Meaner, greener fuel injection project

Researchers at Wright State University are working on a direct fuel injection project for gasoline engines that burns fuel more efficiently while providing more power and benefiting the environment by reducing pollution through cleaner emissions.

Haibo Dong, an assistant professor of mechanical and materials engineering, is the principal investigator on a $31,000 grant from the Dayton Area Graduate Studies Institute to apply direct fuel injection to small unmanned aircraft vehicles (UAVs) used by the Air Force. The project also has positive implications for the auto industry.

“Many of the UAVs used by the Air Force use small commercial gasoline-powered engines that require high-octane fuel. Operating UAVs on high-octane gasoline presents several operational and logistical problems for the Air Force. The low-octane JP8 is prevalent on most every Air Force base, while high-octane gasoline may be more difficult to acquire, especially in remote locations. Storing and transporting the high-octane gasoline can also cause problems. Direct fuel injection systems operate on low-octane fuel, which could save money in fuel costs while also providing a higher-power output.” He said use of low-octane fuel could eventually meet an Air Force goal of one common fuel for all aircraft and thus be a significant cost savings.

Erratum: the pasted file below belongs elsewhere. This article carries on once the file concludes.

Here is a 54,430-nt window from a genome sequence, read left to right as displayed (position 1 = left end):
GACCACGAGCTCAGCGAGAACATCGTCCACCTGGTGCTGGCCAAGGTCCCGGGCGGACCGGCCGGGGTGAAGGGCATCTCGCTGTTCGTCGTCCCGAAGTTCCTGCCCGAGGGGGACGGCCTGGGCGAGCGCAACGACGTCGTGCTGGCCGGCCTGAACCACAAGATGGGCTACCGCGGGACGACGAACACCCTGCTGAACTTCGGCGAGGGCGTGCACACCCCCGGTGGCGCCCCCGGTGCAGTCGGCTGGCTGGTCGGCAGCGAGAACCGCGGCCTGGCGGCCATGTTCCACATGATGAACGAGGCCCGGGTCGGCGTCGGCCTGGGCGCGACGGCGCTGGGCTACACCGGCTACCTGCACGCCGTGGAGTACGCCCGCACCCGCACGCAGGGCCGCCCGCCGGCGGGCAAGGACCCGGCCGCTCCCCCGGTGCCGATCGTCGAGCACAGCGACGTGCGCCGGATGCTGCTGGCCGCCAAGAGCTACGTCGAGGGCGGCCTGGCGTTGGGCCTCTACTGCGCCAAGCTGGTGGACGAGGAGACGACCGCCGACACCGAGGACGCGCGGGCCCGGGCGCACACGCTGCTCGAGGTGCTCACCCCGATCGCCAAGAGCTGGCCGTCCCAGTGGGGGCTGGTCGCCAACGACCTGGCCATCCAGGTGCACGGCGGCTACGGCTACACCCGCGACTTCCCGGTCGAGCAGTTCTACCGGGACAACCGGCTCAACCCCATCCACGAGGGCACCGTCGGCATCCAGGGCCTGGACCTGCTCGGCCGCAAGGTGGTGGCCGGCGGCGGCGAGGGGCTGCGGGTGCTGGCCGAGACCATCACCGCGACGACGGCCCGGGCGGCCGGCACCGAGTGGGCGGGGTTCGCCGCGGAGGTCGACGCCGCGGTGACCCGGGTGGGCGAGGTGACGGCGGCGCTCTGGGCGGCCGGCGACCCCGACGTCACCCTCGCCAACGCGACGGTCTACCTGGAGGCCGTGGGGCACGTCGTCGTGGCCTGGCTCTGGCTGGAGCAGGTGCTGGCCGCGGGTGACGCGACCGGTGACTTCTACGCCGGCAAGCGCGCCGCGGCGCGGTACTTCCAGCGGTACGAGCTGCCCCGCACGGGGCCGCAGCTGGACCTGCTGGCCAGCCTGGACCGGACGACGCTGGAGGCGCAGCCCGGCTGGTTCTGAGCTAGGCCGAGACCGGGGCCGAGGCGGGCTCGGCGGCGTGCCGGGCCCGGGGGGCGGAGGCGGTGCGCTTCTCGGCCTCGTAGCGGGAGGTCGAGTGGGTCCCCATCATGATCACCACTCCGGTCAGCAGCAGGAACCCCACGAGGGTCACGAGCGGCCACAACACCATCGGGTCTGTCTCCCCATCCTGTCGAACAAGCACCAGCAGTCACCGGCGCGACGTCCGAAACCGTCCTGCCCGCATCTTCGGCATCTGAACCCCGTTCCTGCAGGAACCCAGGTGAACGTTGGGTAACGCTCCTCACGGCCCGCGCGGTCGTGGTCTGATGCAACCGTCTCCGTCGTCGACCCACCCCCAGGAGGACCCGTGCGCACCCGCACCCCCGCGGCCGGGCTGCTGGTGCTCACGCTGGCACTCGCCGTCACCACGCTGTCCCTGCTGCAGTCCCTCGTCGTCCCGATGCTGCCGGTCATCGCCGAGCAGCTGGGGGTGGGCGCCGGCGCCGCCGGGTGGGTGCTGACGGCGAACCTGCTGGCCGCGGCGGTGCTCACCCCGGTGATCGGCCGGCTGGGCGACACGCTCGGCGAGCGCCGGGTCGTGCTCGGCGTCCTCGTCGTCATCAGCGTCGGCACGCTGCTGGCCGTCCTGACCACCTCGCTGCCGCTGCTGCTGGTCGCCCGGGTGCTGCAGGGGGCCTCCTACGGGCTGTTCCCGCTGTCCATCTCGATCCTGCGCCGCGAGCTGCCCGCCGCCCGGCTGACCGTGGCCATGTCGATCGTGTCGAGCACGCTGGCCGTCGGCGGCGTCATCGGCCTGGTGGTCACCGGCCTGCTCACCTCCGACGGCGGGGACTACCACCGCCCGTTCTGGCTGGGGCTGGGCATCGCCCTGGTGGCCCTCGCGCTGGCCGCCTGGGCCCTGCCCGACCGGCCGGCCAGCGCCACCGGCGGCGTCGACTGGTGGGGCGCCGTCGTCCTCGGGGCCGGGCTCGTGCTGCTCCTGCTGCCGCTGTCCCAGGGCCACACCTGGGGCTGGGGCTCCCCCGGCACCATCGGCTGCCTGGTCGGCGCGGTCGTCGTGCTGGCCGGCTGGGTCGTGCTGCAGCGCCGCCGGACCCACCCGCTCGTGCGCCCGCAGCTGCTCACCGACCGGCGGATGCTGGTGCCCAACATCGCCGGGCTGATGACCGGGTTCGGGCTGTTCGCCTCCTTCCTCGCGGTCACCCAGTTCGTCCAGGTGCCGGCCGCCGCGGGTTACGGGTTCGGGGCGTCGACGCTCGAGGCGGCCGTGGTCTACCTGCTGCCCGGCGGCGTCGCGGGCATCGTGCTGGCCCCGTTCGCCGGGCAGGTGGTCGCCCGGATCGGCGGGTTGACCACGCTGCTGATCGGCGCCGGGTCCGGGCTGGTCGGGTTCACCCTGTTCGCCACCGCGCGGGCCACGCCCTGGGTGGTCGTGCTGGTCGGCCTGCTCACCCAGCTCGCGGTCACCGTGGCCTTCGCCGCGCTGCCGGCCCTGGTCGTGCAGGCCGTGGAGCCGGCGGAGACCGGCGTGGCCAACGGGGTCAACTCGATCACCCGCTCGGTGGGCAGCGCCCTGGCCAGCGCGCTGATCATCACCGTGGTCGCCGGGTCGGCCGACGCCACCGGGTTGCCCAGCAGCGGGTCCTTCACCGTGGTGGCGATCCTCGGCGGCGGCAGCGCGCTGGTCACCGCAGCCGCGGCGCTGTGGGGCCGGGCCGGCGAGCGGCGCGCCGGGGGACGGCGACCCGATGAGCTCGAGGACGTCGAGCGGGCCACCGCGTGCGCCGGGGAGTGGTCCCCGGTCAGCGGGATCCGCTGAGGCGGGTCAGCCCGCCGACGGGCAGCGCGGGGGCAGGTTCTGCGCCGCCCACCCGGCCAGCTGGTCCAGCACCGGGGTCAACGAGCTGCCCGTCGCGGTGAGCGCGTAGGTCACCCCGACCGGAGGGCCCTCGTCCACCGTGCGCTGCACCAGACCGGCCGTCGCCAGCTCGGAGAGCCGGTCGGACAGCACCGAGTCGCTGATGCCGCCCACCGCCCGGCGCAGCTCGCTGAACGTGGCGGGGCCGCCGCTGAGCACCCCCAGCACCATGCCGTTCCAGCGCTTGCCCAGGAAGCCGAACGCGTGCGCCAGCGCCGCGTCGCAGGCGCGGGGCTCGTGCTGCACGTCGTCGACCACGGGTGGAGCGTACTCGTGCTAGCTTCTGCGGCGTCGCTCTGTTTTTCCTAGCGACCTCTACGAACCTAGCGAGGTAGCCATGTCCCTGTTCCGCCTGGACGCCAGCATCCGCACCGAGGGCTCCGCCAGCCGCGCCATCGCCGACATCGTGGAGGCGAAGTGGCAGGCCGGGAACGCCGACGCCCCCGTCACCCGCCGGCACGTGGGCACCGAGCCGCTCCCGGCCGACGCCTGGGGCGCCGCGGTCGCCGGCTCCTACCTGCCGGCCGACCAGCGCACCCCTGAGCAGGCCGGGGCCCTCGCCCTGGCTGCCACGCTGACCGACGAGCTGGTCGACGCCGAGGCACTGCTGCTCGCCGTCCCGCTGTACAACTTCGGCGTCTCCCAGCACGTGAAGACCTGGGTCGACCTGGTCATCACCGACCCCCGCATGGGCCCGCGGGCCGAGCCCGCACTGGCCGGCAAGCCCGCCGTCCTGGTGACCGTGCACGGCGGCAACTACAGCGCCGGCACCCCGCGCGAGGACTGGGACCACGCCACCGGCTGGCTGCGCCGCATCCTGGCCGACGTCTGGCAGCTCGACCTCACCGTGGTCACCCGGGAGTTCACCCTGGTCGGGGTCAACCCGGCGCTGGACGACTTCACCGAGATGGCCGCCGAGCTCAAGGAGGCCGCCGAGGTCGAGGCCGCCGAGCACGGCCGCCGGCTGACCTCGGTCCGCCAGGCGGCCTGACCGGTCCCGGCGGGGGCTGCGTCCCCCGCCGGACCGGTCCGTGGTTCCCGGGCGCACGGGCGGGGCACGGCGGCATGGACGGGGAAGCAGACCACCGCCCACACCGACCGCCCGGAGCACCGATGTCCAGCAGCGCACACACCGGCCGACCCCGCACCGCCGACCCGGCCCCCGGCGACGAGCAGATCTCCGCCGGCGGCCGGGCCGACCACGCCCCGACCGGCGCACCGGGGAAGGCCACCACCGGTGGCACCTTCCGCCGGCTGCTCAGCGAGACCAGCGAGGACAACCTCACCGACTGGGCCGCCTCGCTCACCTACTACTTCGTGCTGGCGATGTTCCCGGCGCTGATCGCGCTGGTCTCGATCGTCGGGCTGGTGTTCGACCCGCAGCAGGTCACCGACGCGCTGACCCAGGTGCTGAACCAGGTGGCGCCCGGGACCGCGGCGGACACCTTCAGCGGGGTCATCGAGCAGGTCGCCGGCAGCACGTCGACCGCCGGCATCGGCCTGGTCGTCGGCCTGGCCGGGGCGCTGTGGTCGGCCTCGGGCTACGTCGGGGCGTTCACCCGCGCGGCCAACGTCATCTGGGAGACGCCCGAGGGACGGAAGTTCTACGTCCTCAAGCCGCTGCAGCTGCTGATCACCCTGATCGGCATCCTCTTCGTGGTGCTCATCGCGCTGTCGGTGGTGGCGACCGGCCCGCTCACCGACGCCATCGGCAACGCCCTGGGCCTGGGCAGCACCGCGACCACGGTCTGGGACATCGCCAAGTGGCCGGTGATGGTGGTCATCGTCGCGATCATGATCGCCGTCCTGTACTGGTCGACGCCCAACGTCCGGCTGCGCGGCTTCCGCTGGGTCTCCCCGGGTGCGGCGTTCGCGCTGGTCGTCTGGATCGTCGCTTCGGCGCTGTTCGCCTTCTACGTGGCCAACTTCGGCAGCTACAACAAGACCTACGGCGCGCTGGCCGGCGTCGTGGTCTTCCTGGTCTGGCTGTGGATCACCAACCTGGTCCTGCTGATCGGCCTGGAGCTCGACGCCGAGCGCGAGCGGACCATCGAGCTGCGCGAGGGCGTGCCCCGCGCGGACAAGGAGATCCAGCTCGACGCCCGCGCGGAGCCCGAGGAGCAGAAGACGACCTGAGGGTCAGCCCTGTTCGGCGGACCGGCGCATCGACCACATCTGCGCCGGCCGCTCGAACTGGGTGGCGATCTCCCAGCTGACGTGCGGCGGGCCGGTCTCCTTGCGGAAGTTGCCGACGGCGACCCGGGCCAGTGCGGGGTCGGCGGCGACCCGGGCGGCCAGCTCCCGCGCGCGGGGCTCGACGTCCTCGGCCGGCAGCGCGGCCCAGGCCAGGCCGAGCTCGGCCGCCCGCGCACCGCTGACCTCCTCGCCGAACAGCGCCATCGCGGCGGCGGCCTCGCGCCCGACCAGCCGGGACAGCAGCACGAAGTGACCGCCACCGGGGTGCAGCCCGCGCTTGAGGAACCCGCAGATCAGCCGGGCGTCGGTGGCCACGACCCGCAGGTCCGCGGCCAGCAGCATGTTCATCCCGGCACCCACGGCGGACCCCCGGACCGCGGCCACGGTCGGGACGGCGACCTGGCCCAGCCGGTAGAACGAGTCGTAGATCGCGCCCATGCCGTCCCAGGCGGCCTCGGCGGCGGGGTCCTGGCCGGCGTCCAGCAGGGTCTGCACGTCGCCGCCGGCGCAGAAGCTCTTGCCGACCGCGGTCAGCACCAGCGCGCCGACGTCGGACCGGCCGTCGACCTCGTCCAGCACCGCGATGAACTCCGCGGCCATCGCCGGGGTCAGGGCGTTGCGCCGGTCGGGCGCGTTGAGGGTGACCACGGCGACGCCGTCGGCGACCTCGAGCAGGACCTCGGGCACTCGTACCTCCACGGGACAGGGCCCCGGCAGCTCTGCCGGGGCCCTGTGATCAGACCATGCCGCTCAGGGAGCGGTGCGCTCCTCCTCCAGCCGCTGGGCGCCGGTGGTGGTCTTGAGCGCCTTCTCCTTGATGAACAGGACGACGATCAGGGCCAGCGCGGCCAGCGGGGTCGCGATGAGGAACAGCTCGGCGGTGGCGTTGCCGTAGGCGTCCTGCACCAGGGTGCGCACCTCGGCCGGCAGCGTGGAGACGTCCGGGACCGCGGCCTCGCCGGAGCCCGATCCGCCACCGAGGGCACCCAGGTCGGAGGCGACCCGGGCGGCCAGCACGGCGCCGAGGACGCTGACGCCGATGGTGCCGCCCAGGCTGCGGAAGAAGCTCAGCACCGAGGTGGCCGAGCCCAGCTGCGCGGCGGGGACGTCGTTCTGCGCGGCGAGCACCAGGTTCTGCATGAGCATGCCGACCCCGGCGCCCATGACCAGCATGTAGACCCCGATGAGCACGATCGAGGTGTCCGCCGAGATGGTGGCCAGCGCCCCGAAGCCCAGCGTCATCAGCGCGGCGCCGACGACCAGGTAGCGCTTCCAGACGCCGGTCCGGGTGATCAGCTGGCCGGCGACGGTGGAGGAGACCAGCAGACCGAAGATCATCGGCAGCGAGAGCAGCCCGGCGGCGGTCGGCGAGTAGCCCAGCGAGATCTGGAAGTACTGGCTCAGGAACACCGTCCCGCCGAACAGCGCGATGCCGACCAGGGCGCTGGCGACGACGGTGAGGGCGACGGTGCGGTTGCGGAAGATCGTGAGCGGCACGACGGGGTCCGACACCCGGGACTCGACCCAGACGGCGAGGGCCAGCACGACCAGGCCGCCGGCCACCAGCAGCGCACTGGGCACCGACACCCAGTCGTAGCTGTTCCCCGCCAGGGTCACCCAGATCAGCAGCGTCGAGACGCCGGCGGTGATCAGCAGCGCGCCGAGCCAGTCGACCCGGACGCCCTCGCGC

Dong said that by using a fine, ready-to-explode mist, direct fuel injection breaks the gasoline into smaller droplets, which results in more complete combustion from each drop of gasoline. This technology allows spark ignition engines to burn regular or alternative fuel more efficiently, thus resulting in cleaner emissions and increased fuel economy.

He said direct fuel injection differs from the traditional indirect fuel injection now common in most autos. In a traditional fuel injection system, the gasoline and air are pre-mixed just outside the cylinder at the intake manifold. In direct injection, the air and gasoline are not pre-mixed; air comes in via the intake manifold while the gasoline is injected directly into the cylinder.

Although his current grant pertains to UAVs, Dong said the research has positive implications for the automobile industry by helping address President Obama’s desire to make American cars nearly 40 percent more fuel efficient by 2016. “Most fuel injection autos on the market today use the indirect system,” he explained, “and the direct fuel injection means a lower-octane gasoline, which is cheaper and also more fuel efficient.”

Dong has been researching direct fuel injection for the past two years, and during this time he has received more than $200,000 in research grants.

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